Cutting costs and increasing profits may sound a bit contradictory. Zooming in on RL segments, Quest AR/VR headsets, and related content can reveal all kinds of content. Unprofitable. By the first half of 2023, RL reported an operating loss of $7.7 billion on sales of just $616 million (down from $1.15 billion in sales in the first half of 2022).

    Of course, Meta is gearing up to release its next-generation Quest 3 headset this fall for $500, and it will be going head-to-head with it. appleof (AAPL 1.44%) The Vision Pro is a ridiculous $3,500. Quest 3 will probably give RL some boost. Nonetheless, this Metaverse project doesn’t exactly fit his 2023 Year of Efficiency.

    Or is it?

    Having changed its name to “Meta” a few years ago, Zuckerberg and his company offer a perspective on Metaverse operations unlike any other company. What would Apple shareholders think if CEO Tim Cook and CFO Luca Maestri provided a quarterly update on the billions of dollars spent on the Vision Pro over the years?

    But unfortunately there is no such clarity. It’s probably for the best. A business investment project of this magnitude is simply too expensive and can take years to recoup. As proof, I’d like to point once again to Facebook’s acquisition of WhatsApp, which he bought for his $16 billion in 2014, but only recently started monetizing in earnest.

    Either way, as we’ve seen, investing in AI can help pave the way for a robust metaverse business in the years to come. AI-enhanced advertising platforms and new generative AI tools like the open-source Llama 2 at developer’s disposal can help make 3D world building a more viable endeavor. And meanwhile, Meta is working on perfecting the hardware with the Quest headset. This is really what ad-based software businesses need to survive in the long term. Breaking by peers like Apple (when they cut off access to Meta’s ads on iOS) is not ideal.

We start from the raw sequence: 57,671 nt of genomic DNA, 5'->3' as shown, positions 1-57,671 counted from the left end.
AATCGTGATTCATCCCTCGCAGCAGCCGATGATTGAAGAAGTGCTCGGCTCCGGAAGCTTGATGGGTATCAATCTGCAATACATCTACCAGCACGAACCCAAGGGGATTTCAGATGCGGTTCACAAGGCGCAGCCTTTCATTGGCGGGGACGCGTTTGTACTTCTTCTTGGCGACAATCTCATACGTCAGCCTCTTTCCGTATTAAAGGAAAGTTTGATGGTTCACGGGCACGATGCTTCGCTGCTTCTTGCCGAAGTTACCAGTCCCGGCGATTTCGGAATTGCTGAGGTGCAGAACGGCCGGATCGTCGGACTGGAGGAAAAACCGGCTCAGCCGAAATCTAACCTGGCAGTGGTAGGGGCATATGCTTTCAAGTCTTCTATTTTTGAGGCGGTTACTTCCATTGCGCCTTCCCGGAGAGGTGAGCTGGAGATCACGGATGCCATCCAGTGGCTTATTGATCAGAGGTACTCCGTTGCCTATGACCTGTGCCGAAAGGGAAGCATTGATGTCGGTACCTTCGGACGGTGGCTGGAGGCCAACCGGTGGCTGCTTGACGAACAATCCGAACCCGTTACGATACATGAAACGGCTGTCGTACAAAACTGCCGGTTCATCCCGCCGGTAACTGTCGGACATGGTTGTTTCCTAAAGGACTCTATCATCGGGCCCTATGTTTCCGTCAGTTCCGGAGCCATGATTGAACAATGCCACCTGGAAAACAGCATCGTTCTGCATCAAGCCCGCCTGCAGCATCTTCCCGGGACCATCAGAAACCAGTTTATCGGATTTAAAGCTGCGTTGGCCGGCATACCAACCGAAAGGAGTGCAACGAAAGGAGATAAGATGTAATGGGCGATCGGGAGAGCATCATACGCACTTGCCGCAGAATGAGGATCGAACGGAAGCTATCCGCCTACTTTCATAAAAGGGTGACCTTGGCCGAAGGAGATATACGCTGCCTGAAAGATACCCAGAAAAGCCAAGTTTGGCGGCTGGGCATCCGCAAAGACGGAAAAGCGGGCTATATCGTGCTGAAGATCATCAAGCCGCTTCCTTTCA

Partnering with content companies such as roblox (RBLX 4.04%)Zuckerberg’s reminder that he’s coming to a Quest headset near you at the earnings call certainly could help with AR/VR adoption as well.

    Do you buy meta?

    After a great earnings report in Q2 and an even better outlook for Q3, I’m holding my existing position in the meta. In late 2022, when the stock was trading in the single digits, this was an insane deal.

    Nevertheless, AI and Final The metaverse could be the next big thing in computing platforms, and meta stocks are at least worth keeping an eye on. The company’s stock is trading at about 22 times its expected earnings in 2024, which isn’t cheap, but it isn’t exorbitant either.

    John McKee, former CEO of Amazon subsidiary Whole Foods Market, is a member of the Motley Fool’s board of directors. Randy Zuckerberg is the former head of market development and public relations at Facebook, the sister of Meta Platforms CEO Mark Zuckerberg, and a member of the Motley Fool’s board of directors. Nicolas Rossorillo and his clients have held positions at, Apple, Meta Platforms and Qualcomm. The Motley Fool has positions and endorses, Apple, Meta Platforms, Microsoft and Qualcomm. The Motley Fool has a disclosure policy.